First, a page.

Iveta Radičová can derive some satisfaction from the presidential election result, as the distance between her and her opponent was much smaller than had been indicated by surveys, political scientist László Öllős.
“As for the future, the methods that were used in the campaign will be repeated – which means quite a big problem for Slovakia,” he told the SITA newswire, adding that President Ivan Gašparovič’s negative campaign – “which means spreading false information and playing the Hungarian card” – will continue.
Playing ‘the Hungarian card’ refers, in Slovak political parlance, to politicians exploiting Slovak-speaking voters’ fears and prejudices about the Hungarian-speaking community in Slovakia, and about neighbouring Hungary.
Öllős criticised Gašparovič’s attitude towards the media, pointing out that journalists from the Nový Čas daily (Slovakia’s biggest-selling) and the .týždeň weekly were not allowed into the president’s election centre. According to Őllös, a politician must accept that the press will be critical towards him, SITA reported.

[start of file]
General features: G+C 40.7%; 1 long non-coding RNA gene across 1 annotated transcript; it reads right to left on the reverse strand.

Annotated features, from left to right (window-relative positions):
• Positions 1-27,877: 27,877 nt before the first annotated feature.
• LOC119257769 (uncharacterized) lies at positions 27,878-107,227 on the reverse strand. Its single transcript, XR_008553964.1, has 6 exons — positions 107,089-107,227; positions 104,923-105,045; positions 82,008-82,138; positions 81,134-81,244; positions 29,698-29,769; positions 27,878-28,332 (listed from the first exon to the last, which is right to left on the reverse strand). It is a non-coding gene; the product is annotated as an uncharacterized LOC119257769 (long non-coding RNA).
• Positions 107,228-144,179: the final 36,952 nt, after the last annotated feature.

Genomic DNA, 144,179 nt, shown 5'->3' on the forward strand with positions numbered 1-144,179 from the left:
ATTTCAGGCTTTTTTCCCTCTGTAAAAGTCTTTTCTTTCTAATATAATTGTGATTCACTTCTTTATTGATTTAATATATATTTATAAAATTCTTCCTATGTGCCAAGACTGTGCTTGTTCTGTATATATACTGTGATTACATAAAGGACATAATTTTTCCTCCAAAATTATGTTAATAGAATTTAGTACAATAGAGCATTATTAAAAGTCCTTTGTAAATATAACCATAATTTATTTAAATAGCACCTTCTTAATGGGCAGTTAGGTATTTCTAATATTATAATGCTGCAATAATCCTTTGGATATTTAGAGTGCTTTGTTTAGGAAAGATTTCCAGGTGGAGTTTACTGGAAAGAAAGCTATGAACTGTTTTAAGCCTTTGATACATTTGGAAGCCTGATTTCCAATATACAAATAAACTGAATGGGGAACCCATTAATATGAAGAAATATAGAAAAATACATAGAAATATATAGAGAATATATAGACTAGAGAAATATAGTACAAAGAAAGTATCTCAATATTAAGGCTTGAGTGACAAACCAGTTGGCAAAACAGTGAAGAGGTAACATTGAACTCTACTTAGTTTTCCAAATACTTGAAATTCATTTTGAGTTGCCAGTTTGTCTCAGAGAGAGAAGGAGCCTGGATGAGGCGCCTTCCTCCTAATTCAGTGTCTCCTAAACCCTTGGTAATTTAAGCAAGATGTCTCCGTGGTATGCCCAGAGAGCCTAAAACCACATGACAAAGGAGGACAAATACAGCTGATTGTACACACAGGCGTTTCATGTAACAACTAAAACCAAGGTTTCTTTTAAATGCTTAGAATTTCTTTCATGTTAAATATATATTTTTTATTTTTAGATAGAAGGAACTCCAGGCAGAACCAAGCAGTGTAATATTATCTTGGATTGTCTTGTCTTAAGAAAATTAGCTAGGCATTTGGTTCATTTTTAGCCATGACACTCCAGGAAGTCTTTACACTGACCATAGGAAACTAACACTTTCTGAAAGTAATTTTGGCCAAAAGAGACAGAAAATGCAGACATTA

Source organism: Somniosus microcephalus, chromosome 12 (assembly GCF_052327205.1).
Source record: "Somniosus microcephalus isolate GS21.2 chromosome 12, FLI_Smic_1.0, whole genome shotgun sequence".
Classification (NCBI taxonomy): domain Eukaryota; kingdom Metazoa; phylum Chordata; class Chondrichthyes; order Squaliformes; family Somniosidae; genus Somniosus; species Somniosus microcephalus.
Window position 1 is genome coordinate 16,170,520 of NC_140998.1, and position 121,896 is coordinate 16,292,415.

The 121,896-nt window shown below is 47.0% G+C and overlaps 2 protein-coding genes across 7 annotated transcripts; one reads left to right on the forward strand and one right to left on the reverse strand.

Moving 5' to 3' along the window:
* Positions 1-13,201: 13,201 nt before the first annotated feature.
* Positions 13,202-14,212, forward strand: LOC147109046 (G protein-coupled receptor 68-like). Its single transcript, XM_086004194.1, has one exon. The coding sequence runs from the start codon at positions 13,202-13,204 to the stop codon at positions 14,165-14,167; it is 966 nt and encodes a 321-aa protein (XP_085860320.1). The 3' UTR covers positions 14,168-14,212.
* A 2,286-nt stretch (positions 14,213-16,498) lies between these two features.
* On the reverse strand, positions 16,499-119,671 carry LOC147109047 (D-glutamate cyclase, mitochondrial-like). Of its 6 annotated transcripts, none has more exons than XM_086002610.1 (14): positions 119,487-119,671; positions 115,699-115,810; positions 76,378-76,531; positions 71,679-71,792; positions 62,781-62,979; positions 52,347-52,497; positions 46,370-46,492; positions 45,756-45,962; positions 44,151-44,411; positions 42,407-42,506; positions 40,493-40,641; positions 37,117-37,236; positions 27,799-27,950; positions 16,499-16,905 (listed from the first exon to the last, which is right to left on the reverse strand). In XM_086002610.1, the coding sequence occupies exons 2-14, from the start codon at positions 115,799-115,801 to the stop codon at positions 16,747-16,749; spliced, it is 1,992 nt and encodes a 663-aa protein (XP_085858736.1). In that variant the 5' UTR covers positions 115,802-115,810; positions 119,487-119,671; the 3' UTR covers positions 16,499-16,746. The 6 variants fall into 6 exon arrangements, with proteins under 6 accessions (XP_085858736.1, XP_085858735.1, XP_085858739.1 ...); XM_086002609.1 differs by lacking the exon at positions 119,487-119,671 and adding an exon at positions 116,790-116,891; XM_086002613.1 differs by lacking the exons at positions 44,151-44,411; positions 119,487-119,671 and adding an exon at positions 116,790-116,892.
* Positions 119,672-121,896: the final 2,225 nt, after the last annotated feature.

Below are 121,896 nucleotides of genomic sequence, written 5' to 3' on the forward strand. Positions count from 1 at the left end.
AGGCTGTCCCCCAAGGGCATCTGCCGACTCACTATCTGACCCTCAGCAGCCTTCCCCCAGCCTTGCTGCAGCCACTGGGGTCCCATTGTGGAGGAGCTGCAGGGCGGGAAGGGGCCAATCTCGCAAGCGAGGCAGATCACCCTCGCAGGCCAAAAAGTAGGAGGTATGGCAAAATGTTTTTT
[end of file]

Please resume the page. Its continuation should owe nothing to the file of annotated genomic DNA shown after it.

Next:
Öllős predicted that Gašparovič’s connection with the Smer party will come out into the open more after the election.
“The president seemed like part of the government and actually like a partisan president, and the citizens of Slovakia accepted this and he will continue to be president in this manner.”
Compiled by Michaela Stanková and Zuzana Vilikovská from press reports
The Slovak Spectator cannot vouch for the accuracy of the information presented in its Flash News postings.
5. Apr 2009 at 13:00